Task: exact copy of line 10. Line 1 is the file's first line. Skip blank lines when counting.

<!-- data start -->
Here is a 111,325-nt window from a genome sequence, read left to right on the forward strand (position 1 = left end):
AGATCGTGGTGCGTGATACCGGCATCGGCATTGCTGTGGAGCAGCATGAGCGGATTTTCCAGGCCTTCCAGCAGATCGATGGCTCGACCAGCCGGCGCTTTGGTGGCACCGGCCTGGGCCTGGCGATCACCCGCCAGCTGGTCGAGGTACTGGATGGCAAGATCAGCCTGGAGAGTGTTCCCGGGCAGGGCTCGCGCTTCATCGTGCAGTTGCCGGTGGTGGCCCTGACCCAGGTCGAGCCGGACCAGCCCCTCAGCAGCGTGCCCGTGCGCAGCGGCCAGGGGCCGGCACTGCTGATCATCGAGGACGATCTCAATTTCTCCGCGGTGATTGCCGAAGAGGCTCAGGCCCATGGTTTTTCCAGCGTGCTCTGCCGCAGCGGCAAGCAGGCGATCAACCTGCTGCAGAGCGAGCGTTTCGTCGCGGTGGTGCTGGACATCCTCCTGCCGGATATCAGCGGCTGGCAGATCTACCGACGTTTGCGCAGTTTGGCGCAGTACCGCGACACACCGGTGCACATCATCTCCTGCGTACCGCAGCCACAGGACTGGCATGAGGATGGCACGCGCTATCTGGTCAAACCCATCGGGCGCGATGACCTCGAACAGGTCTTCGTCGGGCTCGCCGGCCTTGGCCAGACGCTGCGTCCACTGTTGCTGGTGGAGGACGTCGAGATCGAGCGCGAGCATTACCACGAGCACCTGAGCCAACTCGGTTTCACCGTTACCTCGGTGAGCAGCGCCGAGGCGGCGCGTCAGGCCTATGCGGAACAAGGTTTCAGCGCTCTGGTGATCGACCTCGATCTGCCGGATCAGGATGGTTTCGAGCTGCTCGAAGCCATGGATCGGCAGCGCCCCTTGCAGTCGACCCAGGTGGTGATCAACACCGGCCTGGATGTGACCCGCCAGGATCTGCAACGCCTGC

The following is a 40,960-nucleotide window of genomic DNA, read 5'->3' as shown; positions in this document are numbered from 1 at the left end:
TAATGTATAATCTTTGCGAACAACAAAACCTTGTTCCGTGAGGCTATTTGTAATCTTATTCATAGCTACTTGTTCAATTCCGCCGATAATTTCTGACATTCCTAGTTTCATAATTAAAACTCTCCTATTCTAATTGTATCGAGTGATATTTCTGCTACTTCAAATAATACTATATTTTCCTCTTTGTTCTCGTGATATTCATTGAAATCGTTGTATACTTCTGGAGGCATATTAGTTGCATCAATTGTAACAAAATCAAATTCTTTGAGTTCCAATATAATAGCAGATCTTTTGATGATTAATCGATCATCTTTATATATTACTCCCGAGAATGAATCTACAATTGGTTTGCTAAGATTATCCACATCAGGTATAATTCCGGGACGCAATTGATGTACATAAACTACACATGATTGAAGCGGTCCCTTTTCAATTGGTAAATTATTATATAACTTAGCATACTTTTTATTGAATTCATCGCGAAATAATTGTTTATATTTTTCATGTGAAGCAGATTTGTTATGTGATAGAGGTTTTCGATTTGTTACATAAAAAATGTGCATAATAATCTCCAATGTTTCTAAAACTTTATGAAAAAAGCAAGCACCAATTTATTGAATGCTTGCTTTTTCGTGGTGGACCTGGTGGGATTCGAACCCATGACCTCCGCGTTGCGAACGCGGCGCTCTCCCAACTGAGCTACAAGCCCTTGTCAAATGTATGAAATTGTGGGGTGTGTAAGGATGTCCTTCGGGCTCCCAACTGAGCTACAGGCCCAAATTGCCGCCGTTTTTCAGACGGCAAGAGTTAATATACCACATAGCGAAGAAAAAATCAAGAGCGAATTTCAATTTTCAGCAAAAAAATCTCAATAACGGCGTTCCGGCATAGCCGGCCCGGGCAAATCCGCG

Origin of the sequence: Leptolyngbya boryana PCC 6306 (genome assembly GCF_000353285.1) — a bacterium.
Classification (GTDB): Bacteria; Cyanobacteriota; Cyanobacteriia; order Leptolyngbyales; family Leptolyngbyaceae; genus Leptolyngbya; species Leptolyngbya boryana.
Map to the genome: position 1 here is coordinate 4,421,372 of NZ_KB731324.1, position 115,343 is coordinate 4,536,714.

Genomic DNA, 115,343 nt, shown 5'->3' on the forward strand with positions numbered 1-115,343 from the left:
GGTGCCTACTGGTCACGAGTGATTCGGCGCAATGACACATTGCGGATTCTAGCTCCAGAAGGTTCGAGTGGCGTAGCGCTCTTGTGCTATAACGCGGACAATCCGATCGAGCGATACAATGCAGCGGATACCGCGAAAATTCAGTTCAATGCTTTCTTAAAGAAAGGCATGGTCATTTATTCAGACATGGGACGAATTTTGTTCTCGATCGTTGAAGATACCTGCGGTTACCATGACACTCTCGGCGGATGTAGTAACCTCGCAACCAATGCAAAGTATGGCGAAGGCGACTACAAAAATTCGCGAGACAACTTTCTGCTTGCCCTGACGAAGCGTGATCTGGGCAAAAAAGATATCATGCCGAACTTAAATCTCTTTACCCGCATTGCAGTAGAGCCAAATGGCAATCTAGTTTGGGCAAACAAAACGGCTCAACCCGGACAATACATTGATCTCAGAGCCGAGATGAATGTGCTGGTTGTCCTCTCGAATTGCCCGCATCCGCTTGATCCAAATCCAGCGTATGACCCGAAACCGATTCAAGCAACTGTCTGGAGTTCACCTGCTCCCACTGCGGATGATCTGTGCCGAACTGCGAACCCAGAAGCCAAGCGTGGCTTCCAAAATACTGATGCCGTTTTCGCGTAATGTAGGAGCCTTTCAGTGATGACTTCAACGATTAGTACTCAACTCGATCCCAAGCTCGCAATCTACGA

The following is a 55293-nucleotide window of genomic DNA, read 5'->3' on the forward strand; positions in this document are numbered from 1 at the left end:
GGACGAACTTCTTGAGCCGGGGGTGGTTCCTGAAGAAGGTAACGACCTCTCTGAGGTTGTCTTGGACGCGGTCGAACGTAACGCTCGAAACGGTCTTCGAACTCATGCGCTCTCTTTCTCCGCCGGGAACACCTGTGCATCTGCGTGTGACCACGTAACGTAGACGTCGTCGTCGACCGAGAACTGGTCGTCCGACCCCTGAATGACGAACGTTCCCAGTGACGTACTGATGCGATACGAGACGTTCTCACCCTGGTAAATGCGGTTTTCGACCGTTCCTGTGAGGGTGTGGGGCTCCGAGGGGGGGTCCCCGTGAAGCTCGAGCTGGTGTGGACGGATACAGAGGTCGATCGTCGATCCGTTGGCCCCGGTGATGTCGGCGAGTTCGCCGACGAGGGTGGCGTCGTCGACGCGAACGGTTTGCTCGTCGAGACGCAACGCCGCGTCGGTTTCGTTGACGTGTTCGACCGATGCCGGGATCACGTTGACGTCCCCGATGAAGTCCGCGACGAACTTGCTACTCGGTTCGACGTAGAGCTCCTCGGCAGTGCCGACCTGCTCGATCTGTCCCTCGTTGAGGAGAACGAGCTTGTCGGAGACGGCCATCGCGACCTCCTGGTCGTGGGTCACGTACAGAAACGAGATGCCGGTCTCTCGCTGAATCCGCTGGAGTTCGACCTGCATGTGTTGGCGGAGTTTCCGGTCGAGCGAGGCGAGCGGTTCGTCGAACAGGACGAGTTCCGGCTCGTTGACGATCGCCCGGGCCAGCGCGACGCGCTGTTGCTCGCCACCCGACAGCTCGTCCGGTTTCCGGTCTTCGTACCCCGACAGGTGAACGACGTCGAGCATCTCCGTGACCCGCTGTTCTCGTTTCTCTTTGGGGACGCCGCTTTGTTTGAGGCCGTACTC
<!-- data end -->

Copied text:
The following is a 55293-nucleotide window of genomic DNA, read 5'->3' on the forward strand; positions in this document are numbered from 1 at the left end: